Weekly Photo Challenge: Monument

“Never in the field of human conflict was so much owed by so many to so few.” – Winston Churchill

Limestone Court House

A cenotaph is a monument to commemorate those who died in war. This one sits in front of the courthouse in my home town. Among the names is my great-uncle, who died following a plane crash in France.

To see more Monument photos, click here.

Capture Your 365 (April 8-14)

Our toilet overflowed last night….I’ll spare you the mental images, and share these ones instead. Happy Thursday!


Whinge to Winter

Whinge: To complain persistently and in an annoying way.

Yesterday, it was 21C. The sun wasn’t shining but it was warm & humid!


Return to winter, wheelbarrow

If it keeps on, I may have to do more than whinge and complain. I may be forced to do something drastic…

Eat gluten-filled toast in the bathtub! I’m not suicidal…just whinging!

Spring Cleaning (with a little jazz?)

The snow has finally melted on the back patio (that we never use) and the evidence of my laziness is exposed. Rather than climb the stairs to dump the guinea pigs’ water in the toilet (when it was full of soft, soggy shavings), I developed the unfortunate habit of taking one step out the back door, and chucking it…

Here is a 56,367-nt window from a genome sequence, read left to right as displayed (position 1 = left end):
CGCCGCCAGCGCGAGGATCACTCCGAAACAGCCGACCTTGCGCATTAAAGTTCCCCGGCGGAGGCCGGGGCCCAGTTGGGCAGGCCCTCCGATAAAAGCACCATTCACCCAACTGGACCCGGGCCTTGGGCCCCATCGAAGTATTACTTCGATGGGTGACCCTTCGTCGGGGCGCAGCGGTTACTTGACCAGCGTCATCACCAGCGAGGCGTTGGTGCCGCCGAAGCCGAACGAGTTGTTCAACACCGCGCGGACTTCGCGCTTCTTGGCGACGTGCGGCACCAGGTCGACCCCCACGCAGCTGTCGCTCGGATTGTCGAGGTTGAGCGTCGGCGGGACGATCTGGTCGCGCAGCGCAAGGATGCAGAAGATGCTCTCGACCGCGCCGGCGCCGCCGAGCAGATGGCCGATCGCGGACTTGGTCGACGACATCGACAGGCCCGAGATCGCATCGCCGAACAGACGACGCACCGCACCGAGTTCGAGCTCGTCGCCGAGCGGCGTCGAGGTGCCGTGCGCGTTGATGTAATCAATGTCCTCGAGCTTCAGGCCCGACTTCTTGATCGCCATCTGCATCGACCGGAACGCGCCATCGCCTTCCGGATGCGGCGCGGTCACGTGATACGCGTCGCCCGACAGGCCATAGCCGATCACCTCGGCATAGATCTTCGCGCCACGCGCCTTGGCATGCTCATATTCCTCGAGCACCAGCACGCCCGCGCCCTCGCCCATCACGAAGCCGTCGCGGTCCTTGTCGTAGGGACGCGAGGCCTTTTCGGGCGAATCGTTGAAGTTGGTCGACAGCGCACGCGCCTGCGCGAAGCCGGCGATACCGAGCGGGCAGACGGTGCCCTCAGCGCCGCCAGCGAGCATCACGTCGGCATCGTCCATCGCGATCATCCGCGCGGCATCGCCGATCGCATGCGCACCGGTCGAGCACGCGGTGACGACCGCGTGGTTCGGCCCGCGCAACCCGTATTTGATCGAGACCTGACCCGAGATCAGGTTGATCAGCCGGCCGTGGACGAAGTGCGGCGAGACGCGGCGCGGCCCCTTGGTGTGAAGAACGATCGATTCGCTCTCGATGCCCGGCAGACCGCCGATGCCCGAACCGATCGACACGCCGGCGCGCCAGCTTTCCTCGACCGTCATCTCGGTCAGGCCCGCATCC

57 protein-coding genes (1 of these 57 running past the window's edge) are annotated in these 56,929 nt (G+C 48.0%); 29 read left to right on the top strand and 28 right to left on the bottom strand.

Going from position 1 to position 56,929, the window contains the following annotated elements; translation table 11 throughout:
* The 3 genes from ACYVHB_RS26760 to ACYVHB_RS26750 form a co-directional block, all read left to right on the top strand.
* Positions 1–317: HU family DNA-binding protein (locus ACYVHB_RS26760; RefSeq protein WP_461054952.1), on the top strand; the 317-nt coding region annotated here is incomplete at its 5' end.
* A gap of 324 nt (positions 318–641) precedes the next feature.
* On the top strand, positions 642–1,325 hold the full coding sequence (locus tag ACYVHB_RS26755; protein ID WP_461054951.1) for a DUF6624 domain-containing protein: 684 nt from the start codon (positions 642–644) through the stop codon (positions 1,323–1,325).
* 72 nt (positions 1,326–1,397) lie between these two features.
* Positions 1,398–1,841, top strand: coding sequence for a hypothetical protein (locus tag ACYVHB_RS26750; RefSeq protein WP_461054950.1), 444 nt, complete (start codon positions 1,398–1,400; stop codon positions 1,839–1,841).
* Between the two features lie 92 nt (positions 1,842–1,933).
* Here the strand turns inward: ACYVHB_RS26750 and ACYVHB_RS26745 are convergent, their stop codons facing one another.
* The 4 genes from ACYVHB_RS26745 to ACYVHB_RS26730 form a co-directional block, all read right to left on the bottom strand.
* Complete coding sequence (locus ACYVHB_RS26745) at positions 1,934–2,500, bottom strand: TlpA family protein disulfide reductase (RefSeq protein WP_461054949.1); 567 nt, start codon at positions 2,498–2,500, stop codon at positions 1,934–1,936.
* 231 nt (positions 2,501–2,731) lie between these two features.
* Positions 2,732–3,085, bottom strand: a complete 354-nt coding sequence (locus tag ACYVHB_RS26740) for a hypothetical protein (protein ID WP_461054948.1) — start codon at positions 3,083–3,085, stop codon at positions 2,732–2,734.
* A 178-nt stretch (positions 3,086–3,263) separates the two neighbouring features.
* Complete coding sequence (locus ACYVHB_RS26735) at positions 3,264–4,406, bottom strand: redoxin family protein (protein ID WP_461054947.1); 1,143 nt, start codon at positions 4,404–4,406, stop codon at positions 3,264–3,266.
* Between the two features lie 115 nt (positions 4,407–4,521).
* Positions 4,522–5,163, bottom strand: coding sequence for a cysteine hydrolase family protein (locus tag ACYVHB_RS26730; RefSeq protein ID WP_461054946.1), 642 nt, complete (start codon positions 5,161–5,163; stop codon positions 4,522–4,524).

Consequently, my back porch and patio looked like a cotton field ready for harvest. In addition, the sun had dried the soaked stuffing to the concrete and it couldn’t just be swept up. I had to scrape my toe across each and every fleck of fluff to loosen it before flipping it into the dustpan…and since I’ve been too lazy busy to go buy a pair of runners, I had to do it in my new sparkly $7 Mary Jane’s. It quickly became a dull dance, so I decided to try and make it more interesting by adding a few jazz steps: Rond de jambe, step, rond de jambre, step, chassé, chassé, chassé, smile…By the end, all I was missing was a spin and some spooky fingers…and something to throw at the robin that was chuckling loudly from the apple tree. Surely he had more important things to do that watch this old bird bust a few moves….

Saturday was even nicer, and just like every year since we moved in, I vowed that this would be the year that I would wage war on the weeds and win! So I slapped on some sunscreen and put my booty in action. I spent hours cutting and laying garden cloth, shovelling cedar wood chips, cutting down small rogue trees, and generally just getting down and getting dirty. It was not as much fun as Mud Hero…I was rewarded with a Baconator Burger for dinner.

By Sunday, my back and my booty were both bargaining for a whole morning in bed, boasting aches and pains. They both lost and I battled my way to church, a little late. They were both rewarded to most of the afternoon on the couch…

There are still days of Spring cleaning to do outside, but it will have to wait until my back and booty bounce back…that, and it’s supposed to snow tomorrow… (I may need more bacon!)